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Opinion

Human trafficking exposé

SENTINEL - Ramon T. Tulfo - The Philippine Star

Newly elected senator Alan Peter Cayetano has expressed a desire to chair the powerful Senate Blue Ribbon committee.

The Committee on Accountability of Public Officers and Investigation of the Senate of the Philippines is the official name of the Blue Ribbon committee.
The committee can summon anybody as a resource person to help craft laws to eliminate corruption in the government and the private sector and improve governance.

Any person who ignores the Senate “invitation” or lies before the committee could be declared in contempt and held indefinitely. Look what happened to Pharmally executives.

The head of the Blue Ribbon committee is expected to be as pure as Caesar’s wife, so to speak, or beyond reproach.

Cayetano has yet to account for the billions of pesos spent in the Southeast Asian Games that the country hosted in 2019.

Cayetano, who headed the Philippine SEA Games Organizing Committee (Phisgoc), was handed all the funds for the event.

The Balik-Senado Cayetano of Taguig should come clean and tell the public how he and his lieutenants in Phisgoc spent every centavo that was disbursed for the 2019 SEA Games.

His dillydallying or refusal to do so would invite suspicion from the public that the government funds were spent frivolously.

*      *      *

A total of 45 Bureau of Immigration employees were dismissed by the Office of the Ombudsman, among the largest number of government personnel given the boot in one swoop.

Those dismissed were mostly immigration officers assigned at the Ninoy Aquino International Airport for the easy entry of foreign nationals, mostly Chinese, in exchange for bribe money.

The decision to dismiss the immigration personnel was apparently made upon the recommendation of Sen. Risa Hontiveros, chair of the Senate committee on women, children, family relations and gender equality.

The Hontiveros committee, overreaching itself, investigated the human trafficking at the NAIA on the basis of reports that Chinese women who were allowed to enter the country ended up as prostitutes in high-end bars.

There were also reports that Filipino women left the country to work abroad without securing permits from the Philippine Overseas Employment Administration (POEA).

Anyway, thanks to Senator Hontiveros, the human trafficking was exposed.

I am not trying to grab some credit here, but my column in another broadsheet exposed the human trafficking months before Hontiveros conducted the investigation.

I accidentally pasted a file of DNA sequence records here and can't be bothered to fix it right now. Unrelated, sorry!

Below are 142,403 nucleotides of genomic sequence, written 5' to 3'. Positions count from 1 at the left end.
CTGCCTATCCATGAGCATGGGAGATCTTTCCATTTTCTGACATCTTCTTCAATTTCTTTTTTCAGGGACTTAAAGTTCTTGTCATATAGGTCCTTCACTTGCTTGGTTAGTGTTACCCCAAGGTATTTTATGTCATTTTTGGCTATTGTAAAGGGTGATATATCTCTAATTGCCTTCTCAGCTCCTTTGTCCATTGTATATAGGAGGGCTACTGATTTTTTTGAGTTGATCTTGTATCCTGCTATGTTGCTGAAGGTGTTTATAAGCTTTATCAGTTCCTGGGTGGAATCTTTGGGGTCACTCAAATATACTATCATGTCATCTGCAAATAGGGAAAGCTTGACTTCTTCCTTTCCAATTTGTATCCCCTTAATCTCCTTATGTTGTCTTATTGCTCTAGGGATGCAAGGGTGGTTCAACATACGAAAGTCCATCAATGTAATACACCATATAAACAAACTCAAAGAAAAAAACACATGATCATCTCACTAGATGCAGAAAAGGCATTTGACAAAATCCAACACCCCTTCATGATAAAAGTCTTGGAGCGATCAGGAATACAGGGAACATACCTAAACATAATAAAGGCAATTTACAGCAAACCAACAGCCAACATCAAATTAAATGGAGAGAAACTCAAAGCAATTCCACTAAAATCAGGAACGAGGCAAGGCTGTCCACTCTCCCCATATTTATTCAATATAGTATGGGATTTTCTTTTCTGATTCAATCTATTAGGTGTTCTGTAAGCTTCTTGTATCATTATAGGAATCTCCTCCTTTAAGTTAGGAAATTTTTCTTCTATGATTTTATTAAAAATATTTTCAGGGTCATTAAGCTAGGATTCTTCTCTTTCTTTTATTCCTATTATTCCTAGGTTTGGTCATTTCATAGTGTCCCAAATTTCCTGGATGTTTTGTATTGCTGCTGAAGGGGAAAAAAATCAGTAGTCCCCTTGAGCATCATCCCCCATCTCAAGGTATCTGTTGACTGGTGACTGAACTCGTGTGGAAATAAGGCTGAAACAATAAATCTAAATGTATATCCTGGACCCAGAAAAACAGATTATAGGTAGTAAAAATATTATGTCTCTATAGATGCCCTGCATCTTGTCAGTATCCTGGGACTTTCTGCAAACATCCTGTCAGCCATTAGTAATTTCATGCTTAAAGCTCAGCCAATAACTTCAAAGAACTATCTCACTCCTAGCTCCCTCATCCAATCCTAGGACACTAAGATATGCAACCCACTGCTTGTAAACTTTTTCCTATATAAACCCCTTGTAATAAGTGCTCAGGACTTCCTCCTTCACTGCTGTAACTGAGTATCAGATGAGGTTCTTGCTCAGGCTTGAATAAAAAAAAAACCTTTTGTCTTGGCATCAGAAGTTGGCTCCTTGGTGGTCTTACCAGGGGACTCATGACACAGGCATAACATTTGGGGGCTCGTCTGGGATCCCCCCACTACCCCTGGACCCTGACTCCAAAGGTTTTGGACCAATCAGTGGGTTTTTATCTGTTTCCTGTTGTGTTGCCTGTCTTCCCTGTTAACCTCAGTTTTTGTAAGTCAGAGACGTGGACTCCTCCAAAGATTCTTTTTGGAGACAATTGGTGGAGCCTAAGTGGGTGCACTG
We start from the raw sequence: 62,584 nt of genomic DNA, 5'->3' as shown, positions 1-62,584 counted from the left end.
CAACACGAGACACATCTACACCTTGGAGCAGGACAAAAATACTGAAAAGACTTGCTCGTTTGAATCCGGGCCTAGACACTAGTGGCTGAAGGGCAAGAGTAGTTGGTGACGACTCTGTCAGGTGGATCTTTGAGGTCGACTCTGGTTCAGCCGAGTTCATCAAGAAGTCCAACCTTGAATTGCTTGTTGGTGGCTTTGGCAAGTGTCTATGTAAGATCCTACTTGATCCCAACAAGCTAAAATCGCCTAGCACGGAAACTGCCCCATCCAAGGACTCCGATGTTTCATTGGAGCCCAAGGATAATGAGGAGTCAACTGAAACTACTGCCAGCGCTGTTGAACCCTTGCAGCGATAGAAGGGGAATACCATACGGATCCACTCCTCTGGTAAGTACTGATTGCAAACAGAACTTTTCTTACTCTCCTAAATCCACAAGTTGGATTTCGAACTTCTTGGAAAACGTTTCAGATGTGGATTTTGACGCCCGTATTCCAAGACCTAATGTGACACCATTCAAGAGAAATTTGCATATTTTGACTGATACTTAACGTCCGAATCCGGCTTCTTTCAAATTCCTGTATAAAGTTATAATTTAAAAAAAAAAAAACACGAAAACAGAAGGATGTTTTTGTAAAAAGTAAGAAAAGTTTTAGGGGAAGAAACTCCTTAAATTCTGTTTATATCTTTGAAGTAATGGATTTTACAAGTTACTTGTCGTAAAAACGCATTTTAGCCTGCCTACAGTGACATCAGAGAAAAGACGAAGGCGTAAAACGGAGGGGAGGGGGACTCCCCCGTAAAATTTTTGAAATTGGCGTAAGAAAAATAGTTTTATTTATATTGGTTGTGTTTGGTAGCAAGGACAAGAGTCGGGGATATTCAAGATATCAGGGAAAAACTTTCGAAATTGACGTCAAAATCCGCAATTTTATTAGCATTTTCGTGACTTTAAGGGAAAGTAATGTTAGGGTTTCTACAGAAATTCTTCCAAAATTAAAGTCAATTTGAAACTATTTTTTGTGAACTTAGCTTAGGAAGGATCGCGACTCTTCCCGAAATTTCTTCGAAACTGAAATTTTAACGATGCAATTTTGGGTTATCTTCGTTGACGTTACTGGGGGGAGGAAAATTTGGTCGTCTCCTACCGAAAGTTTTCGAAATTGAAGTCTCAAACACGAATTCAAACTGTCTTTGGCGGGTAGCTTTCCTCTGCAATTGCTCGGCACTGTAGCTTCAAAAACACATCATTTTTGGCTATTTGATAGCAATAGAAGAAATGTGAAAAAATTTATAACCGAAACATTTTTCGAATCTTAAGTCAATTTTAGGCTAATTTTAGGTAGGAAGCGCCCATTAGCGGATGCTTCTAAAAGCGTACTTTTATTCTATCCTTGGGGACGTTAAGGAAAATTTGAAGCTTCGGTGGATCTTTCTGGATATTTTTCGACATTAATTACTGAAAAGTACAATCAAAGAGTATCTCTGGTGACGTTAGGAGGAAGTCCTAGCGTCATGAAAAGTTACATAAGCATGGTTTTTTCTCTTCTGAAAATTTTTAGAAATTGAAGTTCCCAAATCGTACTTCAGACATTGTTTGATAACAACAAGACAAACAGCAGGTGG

Apparently, some bootlickers in Malacañang didn’t show President Rodrigo “Digong” Duterte my series of articles on the human trafficking in that column. Had Digong read it, heads would have rolled much earlier at the immigration bureau.

It showed that many of his close advisers are blindfolding Digong so he would not see what is happening in his administration.

The immigration officers who were dismissed by Ombudsman Samuel Martires on the basis of the Hontiveros committee recommendation were the same individuals I exposed in that column.

The human trafficking issue came to my attention when Alex Chiong, an immigration officer at the NAIA, bared the illegal activities of his colleagues.

Chiong said he came to me because he could no longer stomach the blatant bribery at the NAIA which, he admitted, he was a part of.

When my exposé series was not acted on by the powers that be, Chiong went to Senator Hontiveros.

*      *      *

I hate to admit it, but I failed as a “fiscalizer” of the excesses of some officials in the Duterte administration.

When I turned down Digong’s offer to head the Department of the Interior and Local Government (DILG) before he was sworn in as president, we agreed that I would act as a guardian in his administration.

I said that I would be more effective as an outsider looking in or an objective observer of what would be happening in his watch.

He asked me to help him in his war on drugs where “many people will die” because he would be serious in ridding the country of the drug menace.

I would be invited to attend conferences involving peace and order on condition that I would withhold reports considered “confidential.”

“You’re a veteran journalist, you would not write stories that will forewarn enemies of the state,” Digong told me in the Cebuano.

I told him he could trust me to keep confidential matters from the public.

I remember that before the 1989 coup attempt that nearly toppled the government of president Cory Aquino, the elite Army Ranger Regiment kept me in their confidence.

I attended a meeting of Ranger officers in Fort Bonifacio that was presided over by Brig. Gen. Marcelo Blando. The meeting was attended by then Capt. Danny Lim who would later become chairman of the Metropolitan Manila Development Authority (MMDA).

I knew when the disgruntled elements in the Armed Forces would stage the coup d’état but never wrote about it in my column at the Inquirer.

President Digong apparently forgot about our agreement that I would act as a guardian in his watch.

Most reports of excesses in the Duterte administration apparently did not reach Digong, as the corrupt officials I exposed were not dismissed or investigated. One example is the human trafficking at the NAIA that I exposed months before Hontiveros conducted the much-publicized investigation.

*      *      *

Joke! Joke! Joke!

Mother: Where is Afghanistan?

Son: I don’t know, mom.

Mother: You should pay more attention to what our country is doing.

Son: Mom, who is Aunt Jennifer?

Mother: I don’t know her.

Son: You should pay more attention to what dad is doing.

ALAN PETER CAYETANO

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